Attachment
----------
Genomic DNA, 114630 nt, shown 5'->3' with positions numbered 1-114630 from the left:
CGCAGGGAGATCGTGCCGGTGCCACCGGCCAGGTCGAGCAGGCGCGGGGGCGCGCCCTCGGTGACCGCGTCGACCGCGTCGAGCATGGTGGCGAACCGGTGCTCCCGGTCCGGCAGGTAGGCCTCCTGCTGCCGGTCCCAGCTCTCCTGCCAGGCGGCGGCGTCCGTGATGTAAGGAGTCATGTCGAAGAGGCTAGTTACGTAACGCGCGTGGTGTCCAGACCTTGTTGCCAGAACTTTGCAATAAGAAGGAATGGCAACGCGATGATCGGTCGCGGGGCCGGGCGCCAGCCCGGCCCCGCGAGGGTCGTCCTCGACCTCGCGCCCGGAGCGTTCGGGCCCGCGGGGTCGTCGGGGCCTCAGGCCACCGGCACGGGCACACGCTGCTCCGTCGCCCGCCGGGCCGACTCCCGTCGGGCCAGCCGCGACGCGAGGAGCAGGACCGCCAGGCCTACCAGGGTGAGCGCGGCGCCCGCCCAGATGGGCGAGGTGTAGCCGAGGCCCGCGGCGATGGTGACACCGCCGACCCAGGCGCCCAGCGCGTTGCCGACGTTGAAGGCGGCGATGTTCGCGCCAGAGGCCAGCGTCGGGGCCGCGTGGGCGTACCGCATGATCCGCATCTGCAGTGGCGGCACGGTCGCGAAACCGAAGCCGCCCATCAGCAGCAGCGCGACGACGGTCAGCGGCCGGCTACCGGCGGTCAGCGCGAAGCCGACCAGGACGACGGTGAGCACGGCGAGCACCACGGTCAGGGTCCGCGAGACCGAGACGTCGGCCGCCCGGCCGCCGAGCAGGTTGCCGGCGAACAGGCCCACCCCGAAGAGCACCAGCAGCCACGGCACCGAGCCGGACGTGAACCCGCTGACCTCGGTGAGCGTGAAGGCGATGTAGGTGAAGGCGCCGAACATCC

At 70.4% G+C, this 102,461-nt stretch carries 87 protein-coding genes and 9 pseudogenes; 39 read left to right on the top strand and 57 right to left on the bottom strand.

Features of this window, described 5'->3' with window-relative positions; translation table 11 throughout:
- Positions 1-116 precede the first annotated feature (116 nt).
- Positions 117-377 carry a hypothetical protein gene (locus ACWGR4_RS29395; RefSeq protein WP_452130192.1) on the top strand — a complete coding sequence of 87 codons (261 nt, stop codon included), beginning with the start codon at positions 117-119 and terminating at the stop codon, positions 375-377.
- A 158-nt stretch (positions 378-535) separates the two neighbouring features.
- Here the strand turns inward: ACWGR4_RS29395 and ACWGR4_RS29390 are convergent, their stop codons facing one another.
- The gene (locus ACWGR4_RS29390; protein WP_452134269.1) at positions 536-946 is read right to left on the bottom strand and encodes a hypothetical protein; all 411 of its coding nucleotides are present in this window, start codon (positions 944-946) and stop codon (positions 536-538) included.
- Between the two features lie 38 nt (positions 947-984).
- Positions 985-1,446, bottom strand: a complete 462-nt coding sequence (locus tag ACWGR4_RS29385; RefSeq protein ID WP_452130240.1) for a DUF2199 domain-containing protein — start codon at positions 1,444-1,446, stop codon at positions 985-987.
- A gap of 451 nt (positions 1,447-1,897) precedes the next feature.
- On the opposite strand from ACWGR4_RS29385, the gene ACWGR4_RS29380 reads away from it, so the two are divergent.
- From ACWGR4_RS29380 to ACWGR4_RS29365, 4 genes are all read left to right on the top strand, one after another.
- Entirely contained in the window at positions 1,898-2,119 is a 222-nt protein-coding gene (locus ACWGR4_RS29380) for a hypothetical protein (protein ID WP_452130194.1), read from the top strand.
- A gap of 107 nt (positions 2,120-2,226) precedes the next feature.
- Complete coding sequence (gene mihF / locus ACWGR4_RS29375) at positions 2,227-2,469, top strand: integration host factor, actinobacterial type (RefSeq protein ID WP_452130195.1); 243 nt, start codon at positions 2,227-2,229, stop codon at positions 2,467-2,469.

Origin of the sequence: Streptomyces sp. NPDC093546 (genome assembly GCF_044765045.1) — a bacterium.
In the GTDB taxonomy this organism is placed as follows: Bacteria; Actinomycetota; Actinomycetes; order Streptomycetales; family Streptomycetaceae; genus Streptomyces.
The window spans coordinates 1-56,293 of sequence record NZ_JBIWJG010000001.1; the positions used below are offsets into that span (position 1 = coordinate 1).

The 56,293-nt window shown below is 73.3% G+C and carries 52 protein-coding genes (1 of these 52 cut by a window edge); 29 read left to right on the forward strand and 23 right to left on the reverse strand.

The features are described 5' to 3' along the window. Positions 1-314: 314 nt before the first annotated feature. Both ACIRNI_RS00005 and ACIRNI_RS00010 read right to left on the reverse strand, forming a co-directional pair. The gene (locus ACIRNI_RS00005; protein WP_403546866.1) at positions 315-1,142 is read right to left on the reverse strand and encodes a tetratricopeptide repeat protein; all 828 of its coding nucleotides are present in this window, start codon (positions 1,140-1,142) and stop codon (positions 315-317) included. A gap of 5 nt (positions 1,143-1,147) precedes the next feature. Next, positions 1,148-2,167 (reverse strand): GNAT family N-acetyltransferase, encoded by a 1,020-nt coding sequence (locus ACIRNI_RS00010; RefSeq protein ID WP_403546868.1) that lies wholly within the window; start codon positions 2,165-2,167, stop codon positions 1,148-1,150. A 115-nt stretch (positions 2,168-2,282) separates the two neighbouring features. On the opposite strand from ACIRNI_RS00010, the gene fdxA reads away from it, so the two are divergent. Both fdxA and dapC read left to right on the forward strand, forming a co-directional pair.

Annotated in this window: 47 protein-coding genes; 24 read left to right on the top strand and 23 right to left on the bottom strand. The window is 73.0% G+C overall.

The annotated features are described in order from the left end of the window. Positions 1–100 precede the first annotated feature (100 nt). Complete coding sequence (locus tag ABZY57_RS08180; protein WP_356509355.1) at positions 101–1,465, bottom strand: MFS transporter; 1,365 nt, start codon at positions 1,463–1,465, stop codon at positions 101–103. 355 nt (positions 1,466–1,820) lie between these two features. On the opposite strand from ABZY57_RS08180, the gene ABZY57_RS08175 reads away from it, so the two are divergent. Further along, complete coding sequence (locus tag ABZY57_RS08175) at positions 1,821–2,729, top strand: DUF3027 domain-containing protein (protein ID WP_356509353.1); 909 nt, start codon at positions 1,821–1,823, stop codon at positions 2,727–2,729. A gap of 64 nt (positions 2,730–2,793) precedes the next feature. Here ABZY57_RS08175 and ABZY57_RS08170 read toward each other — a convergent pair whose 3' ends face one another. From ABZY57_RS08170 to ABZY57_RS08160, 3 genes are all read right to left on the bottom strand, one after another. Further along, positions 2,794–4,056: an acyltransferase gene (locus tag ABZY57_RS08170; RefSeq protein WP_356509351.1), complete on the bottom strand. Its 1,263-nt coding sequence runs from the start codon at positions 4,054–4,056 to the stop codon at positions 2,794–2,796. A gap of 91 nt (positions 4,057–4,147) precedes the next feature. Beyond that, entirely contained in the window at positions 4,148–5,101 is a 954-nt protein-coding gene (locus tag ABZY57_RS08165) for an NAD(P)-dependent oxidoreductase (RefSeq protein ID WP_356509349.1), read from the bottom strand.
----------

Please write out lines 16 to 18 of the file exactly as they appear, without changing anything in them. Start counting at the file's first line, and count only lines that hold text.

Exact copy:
- A gap of 107 nt (positions 2,120-2,226) precedes the next feature.
- Complete coding sequence (gene mihF / locus ACWGR4_RS29375) at positions 2,227-2,469, top strand: integration host factor, actinobacterial type (RefSeq protein ID WP_452130195.1); 243 nt, start codon at positions 2,227-2,229, stop codon at positions 2,467-2,469.

Origin of the sequence: Streptomyces sp. NPDC093546 (genome assembly GCF_044765045.1) — a bacterium.